Let’s say Michael, who is 30 years old, withdraws $15,000 from his 401(k) to pay off student loans. Since he earns $50,000 a year, he is taxed 25%. On top of that, he lives in Michigan and faces a 4.25% state tax. Okay, here’s how his withdrawal pans out:

$15,000 distribution
 -25% federal tax ($3,750)
 -10% early withdrawal penalty ($1,500)
 -4.25% Michigan tax ($637.50)
 =$9,112.50 total distribution!!

That’s a substantial loss. Not only do you sacrifice almost $6,000 at the front end, but you also forfeit the compound interest on the $15,000 in the long-term. You essentially lose out twice.

How much of a difference will compound interest make, you ask? Look at these figures:

Using all the same numbers above and assuming an 8% annual rate of return on his investments, Michael stands to lose almost $95,000 in future funds from that $15,000 withdrawn now.

Use this calculator to see how this would look for you.

Real Life Cautionary Tale

I have a friend that started a business a few years ago. The initial arc of entrepreneurship typically goes like this: it will take twice as long and cost twice as much (or more) to get your little idea off the ground. This was the case for my friend. He quickly burned through his initial “seed money” stash.

There was a shortage of cash, but no shortage of optimism.

Soon my friend’s 401k — built up to a sizable amount from years in the corporate world — was too much to resist. He tapped it for more seed money and justified his actions by telling himself that he will easily “pay it back” when business is booming. This made me cringe. Unfortunately the business never took off, and my friend was stuck with heaps of taxes and penalties the following year.

An Alternative Option

If you are truly desperate for cash, a better option is take out a loan on your 401(k). You won’t face the extra tax or IRS penalty, but you will need to pay back the loan within five years (or earlier if you leave your employer before then).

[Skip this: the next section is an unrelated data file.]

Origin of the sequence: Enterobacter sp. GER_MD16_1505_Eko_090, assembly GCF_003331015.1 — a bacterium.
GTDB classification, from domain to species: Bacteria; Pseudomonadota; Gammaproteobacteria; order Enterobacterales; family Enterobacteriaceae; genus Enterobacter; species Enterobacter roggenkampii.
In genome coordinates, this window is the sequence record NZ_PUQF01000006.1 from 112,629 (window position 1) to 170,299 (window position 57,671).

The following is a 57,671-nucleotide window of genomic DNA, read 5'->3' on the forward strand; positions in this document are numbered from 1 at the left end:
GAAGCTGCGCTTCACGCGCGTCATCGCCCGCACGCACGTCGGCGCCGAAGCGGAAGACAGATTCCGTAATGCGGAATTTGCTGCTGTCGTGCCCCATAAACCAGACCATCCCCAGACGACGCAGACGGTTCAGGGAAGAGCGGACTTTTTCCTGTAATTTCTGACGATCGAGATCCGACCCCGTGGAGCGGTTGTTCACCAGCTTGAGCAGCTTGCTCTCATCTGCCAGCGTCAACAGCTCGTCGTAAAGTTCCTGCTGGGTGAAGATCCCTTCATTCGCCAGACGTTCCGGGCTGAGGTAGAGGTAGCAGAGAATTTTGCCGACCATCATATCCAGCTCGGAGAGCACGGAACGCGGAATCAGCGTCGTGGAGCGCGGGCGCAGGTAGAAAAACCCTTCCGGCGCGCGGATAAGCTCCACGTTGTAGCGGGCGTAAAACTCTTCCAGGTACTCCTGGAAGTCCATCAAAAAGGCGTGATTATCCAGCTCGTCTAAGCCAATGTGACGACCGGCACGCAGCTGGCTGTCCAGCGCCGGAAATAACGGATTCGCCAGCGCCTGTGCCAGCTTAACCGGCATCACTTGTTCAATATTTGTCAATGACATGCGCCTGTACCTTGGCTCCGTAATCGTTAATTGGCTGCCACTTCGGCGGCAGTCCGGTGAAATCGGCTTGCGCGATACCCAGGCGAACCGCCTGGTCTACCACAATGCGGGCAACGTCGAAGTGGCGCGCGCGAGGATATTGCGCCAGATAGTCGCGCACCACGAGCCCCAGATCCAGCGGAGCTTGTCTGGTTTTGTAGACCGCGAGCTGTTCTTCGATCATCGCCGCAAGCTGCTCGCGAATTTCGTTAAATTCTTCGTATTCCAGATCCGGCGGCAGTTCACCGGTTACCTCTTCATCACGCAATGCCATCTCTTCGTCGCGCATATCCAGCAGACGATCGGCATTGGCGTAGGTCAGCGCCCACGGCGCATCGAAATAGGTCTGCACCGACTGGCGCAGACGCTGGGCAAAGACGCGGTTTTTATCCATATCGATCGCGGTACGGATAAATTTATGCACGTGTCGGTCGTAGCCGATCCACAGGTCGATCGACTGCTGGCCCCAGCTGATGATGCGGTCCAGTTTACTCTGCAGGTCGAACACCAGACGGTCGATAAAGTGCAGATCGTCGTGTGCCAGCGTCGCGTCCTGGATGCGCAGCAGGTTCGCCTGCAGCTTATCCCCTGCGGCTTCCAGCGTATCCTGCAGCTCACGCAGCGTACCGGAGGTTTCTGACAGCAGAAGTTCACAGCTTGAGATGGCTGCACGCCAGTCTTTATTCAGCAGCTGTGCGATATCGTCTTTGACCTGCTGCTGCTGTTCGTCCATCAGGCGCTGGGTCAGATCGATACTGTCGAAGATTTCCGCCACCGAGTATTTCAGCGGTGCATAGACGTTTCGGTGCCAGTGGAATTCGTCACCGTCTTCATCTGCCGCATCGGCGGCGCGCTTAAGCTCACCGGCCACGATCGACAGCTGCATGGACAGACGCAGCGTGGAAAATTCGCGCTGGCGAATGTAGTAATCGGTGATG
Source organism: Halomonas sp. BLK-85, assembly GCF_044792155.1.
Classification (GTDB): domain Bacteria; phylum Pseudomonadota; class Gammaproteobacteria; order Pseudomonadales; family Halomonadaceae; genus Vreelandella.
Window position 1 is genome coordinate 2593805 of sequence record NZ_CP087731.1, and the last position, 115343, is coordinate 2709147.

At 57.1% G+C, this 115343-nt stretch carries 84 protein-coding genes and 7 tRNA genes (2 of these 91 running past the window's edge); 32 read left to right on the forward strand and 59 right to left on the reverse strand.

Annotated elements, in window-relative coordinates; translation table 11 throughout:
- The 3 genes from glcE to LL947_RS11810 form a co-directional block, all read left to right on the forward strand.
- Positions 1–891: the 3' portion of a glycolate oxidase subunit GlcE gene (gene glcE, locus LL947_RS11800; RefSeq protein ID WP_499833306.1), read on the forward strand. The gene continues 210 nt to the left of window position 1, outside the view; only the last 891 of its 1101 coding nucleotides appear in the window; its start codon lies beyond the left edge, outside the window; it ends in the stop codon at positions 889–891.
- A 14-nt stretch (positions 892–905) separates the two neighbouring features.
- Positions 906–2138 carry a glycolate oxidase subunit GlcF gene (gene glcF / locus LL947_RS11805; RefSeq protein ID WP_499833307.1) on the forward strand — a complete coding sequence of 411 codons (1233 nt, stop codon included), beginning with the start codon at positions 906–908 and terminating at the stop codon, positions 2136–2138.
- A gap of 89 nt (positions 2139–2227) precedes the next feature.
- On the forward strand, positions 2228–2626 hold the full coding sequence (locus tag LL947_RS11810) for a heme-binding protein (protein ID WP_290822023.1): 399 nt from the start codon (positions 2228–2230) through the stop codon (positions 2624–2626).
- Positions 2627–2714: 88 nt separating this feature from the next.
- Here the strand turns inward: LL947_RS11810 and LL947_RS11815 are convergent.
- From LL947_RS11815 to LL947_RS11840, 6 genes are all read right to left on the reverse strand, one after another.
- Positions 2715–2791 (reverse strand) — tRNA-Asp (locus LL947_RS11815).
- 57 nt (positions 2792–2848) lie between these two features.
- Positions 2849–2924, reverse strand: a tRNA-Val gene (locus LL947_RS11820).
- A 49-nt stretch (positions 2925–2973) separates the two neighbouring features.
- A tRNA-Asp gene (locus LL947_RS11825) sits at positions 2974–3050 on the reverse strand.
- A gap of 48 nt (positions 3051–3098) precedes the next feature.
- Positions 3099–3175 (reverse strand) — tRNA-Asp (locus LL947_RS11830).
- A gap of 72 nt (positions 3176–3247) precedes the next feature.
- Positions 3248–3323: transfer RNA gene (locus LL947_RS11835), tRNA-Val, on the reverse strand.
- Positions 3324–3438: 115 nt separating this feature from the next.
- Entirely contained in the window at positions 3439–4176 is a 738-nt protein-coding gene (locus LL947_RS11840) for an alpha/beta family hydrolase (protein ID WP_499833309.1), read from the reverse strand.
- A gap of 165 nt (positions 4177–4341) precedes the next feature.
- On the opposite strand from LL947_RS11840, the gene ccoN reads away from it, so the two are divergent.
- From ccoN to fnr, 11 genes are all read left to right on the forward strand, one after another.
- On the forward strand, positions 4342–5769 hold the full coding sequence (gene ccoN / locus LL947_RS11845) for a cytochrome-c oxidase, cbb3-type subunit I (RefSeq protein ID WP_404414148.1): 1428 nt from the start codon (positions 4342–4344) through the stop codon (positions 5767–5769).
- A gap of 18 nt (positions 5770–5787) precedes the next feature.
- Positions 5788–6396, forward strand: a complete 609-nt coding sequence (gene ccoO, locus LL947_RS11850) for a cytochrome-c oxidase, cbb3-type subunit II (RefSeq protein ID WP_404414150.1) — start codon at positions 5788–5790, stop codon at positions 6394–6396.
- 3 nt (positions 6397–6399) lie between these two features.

The pros and cons of this alternative are simple.

Pros: you pay back principal and interest to yourself and there are often low interest rates for this type of loan.

Cons: You are taxed twice — on the interest paid with after-tax money and again when the money is withdrawn in retirement. The biggest con is that you are cheating yourself out of that coveted compound interest. While you are paying back the loan, that big chunk you took out is not growing.

Here’s the takeaway: withdrawing from your 401(k) should be a last resort. I’m talking creditors after you, eviction notice type of last resort. Before you see your 401(k) as a bonus piggy bank, research other options. You want your money to be waiting for you when you retire, trust me on this one. If you have 10 minutes, schedule a brief “Office Hours” session with me to discuss your biggest 401(k) or other financial concern. There’s no obligation or catch. I’ll give you my thoughts and recommendations so that you can maximize your 401(k) to build wealth smarter.

Learn how to build wealth smarter in your 401k

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About Greg


Pathway founder and principal Greg Brown is a fee only financial advisor with broad financial planning and investing expertise. Greg’s financial advice has been featured in publications like Yahoo Finance, Bankrate, Investopedia (all articles here), Wall Street Journal, and USA Today. He holds a master’s degree from the University of Chicago and a mechanical engineering degree from Michigan State University. Prior to Pathway, Greg was a lead analyst at Morningstar and previously held engineering roles at Dell (including a US Patent).